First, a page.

Beginner's Must Know Guide to Great Grilling and Barbecuing

Apr 3 07:20 2010 Terry Kuhn Print This Article

If you've ever wanted to know the right way to become a successful backyard "Pitmaster", then this article is a can't miss.

There aren't too many things that are more enjoyable than getting together with friends or family in the backyard for a barbecue.  It's a great American tradition.  What better way to make lifetime memories that to spend time with people you care about in the great outdoors.  Whether the menu consists of burgers and dogs or something more,Guest Posting most people agree that's a wonderful way to spend a lazy Summer's afternoon.

However, if you're new to the idea of barbecue and you are not "grill savvy", it might be a bit overwhelming.  Relax, because I'm about to let you in on a few grilling tips that will guide you on your way to becoming a real Pitmaster.

Like anything else in life, good grilling and barbecuing must have a starting point or plan.  The first thing to do is to choose the type of grill to use.  Whether it's the convenience of a gas grill, or the great smokey taste of the traditional charcoal grill, a good top quality grill is a must for any successful pitmaster.  Take your time with this decision and choose the type of grill that best suits your needs and lifestyle.

Also too, there are a few grilling accessories that you'll need before you start.  Again here, top quality is your best choice for dependability and longevity.  Some of the essential accessories are:  long-handled grilling tongs, a good pair of heat-resistant barbecue gloves, a charcoal chimney (for those of you that choose charcoal), and a wire grill brush for keeping your grill grate clean.  You might also consider picking up an instant-read meat thermometer.  These are inexpensive and will insure that you meat (burgers, roasts, and chicken) is cooked to the recommended temperature.  You can usually find them in the barbecue section of most well stocked hardware stores in home improvement centers.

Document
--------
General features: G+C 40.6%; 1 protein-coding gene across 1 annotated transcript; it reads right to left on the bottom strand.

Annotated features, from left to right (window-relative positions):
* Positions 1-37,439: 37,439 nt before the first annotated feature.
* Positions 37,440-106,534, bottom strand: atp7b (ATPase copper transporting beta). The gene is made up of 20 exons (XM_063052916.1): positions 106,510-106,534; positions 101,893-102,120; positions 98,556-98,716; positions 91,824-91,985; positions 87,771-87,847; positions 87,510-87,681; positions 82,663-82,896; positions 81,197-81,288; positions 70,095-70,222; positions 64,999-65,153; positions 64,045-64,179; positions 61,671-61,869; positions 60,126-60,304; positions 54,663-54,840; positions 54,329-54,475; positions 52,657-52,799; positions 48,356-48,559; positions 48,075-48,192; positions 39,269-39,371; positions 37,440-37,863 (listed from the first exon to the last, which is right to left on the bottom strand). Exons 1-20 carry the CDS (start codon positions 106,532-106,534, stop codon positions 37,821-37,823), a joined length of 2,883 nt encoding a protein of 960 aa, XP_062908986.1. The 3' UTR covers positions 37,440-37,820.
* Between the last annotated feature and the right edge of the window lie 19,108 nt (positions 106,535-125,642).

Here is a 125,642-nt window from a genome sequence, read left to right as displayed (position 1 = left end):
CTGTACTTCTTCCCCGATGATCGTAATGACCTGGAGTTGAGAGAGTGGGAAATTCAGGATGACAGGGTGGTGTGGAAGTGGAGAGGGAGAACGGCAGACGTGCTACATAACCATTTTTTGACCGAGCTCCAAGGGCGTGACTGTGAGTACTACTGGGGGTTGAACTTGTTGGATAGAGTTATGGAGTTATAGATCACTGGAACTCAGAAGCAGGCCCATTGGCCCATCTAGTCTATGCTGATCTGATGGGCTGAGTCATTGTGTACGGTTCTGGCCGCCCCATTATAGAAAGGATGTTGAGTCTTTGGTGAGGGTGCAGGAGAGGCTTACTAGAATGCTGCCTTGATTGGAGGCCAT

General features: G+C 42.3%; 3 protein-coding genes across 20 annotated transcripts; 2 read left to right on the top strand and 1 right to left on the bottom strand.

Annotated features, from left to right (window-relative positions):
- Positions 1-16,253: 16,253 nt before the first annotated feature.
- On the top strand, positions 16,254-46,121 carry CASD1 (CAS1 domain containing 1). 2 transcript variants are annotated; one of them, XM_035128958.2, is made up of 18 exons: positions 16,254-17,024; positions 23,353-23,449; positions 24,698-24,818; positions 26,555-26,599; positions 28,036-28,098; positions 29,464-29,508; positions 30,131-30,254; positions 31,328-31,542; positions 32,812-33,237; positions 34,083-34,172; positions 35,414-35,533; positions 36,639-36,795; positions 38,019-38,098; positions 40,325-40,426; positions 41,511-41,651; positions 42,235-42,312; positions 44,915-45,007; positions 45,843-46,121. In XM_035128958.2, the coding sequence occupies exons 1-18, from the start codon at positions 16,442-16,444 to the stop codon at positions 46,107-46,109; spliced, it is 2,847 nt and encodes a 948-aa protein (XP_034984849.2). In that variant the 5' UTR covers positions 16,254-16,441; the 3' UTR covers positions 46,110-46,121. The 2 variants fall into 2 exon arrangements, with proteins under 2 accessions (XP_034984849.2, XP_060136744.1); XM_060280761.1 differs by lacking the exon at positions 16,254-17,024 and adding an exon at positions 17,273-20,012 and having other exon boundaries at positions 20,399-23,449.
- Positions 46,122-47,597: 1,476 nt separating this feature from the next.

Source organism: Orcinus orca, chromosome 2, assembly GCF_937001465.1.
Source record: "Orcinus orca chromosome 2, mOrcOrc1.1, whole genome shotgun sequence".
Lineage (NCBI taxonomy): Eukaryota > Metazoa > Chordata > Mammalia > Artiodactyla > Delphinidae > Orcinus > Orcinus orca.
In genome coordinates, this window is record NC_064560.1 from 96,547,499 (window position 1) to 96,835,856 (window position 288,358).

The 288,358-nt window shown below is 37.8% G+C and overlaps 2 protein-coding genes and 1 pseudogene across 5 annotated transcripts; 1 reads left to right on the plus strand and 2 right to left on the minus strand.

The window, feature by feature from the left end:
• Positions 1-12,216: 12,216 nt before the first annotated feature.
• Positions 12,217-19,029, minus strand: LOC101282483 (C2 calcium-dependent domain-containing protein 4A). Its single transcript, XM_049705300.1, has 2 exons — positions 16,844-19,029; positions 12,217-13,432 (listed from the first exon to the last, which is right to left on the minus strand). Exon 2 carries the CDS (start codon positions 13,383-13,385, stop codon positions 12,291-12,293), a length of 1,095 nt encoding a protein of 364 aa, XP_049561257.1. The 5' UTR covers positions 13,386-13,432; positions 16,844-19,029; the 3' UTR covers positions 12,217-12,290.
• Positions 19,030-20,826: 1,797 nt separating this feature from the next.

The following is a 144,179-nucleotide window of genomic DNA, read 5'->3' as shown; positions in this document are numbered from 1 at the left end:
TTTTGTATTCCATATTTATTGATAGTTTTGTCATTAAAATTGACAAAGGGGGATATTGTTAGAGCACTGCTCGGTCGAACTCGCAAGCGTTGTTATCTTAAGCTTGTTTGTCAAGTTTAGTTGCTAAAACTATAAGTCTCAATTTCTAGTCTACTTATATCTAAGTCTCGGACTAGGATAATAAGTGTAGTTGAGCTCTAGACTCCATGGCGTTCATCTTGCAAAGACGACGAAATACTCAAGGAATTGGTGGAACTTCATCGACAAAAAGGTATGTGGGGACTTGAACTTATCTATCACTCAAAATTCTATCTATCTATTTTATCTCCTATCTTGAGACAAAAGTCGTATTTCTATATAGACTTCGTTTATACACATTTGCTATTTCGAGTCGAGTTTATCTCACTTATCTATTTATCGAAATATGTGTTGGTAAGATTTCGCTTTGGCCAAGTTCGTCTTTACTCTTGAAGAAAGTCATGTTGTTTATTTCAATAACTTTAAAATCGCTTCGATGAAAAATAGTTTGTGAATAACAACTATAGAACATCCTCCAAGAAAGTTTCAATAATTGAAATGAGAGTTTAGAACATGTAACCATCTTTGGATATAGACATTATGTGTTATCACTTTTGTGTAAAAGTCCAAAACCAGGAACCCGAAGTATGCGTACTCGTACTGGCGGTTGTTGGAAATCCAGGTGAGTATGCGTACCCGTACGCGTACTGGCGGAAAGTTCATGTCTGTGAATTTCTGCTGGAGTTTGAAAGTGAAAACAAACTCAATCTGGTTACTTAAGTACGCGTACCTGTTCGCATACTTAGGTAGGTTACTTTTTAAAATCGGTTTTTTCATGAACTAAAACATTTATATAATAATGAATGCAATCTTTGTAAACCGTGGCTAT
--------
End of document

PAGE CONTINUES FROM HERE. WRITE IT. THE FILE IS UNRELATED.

Now that you have all the right equipment, it's time to fire up the grill.  Start by making sure your grill is clean by using your wire brush.  If you are cooking on a gas grill, make sure you light it about 5 to 10 minutes before you plan to actually grill your meat.  This will give your gas grill enough time to get up to proper cooking temperature.  This is important because a cold grill will not correctly cook the meat and it will loose flavor and sometimes become tough.  Always start cooking on a pre-heated grill.  For a charcoal grill, begin by placing your charcoal in a charcoal chimney starter.  Use a crumpled up newspaper in the bottom to act as kindling for the charcoal.  This is the preferred way to start charcoal as opposed to using lighter fluid, which may impart a "diesel-like" taste in your meat.  Once the charcoal has ashed over (about 15-20 minutes), dump the charcoal into the grill and spread them out to form what we call a two-zone fire.  A two-zone fire consists of a double layer of charcoal (the cooking or hot zone) on the top half of the grill.  In this way,  you can control exactly how much heat your meat receives by moving it back and forth between the hot and the cool zones.  You can create the same hot and cool zones on a gas grill by turning off one of the burners.

When grilling, always be vigilant.  It doesn't take but a few short minutes to go from a great piece of meat to a charred and tough experience.  Never leave your grill.

If you're grilling something that requires a sauce like barbecued chicken, don't put your sauce on until the last 5 minutes of cooking time.  Make sure the meat is 85 to 90 percent cooked before you put on the sauce.  The sugars in the sauce will burn and leave your meat with a bad charred flavor and not very appealing to the eye.

You should always use a clean plate or platter when taking the meat off the grill.  Never use the same plate that held the uncooked meat.  You don't want your guests to suffer the consequences.

After removing the meat from the grill, always set it aside and let the meat rest for about 5-10 minutes.  This will allow the meat time to stop the cooking process and allow the meat juices to flow.  Your meat will be more tender and juicier.

I hope these pointers will help you in your quest to become a seasoned pitmaster.  Good luck and good eating.

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About Article Author

Terry Kuhn
Terry Kuhn

For more information on proper grilling and latest in barbecue techniques, visit the author's website GRILLirious.com

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